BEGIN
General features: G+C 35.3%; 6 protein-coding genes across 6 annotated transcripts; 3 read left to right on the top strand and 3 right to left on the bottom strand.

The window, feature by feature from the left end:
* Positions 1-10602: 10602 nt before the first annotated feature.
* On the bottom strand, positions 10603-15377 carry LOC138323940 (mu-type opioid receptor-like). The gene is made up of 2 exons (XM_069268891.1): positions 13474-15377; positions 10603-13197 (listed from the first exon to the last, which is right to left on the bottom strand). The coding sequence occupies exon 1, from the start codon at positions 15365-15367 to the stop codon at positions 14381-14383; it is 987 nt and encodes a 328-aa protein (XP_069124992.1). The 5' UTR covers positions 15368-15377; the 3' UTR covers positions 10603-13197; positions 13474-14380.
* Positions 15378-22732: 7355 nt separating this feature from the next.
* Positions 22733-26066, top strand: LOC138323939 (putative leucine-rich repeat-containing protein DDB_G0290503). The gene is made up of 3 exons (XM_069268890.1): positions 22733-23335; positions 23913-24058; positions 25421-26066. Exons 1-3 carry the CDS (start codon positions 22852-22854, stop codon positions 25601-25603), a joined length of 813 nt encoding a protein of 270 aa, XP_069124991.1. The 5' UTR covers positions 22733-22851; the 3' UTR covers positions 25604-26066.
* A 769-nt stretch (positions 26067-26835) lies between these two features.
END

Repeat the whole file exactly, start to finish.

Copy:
General features: G+C 35.3%; 6 protein-coding genes across 6 annotated transcripts; 3 read left to right on the top strand and 3 right to left on the bottom strand.

The window, feature by feature from the left end:
* Positions 1-10602: 10602 nt before the first annotated feature.
* On the bottom strand, positions 10603-15377 carry LOC138323940 (mu-type opioid receptor-like). The gene is made up of 2 exons (XM_069268891.1): positions 13474-15377; positions 10603-13197 (listed from the first exon to the last, which is right to left on the bottom strand). The coding sequence occupies exon 1, from the start codon at positions 15365-15367 to the stop codon at positions 14381-14383; it is 987 nt and encodes a 328-aa protein (XP_069124992.1). The 5' UTR covers positions 15368-15377; the 3' UTR covers positions 10603-13197; positions 13474-14380.
* Positions 15378-22732: 7355 nt separating this feature from the next.
* Positions 22733-26066, top strand: LOC138323939 (putative leucine-rich repeat-containing protein DDB_G0290503). The gene is made up of 3 exons (XM_069268890.1): positions 22733-23335; positions 23913-24058; positions 25421-26066. Exons 1-3 carry the CDS (start codon positions 22852-22854, stop codon positions 25601-25603), a joined length of 813 nt encoding a protein of 270 aa, XP_069124991.1. The 5' UTR covers positions 22733-22851; the 3' UTR covers positions 25604-26066.
* A 769-nt stretch (positions 26067-26835) lies between these two features.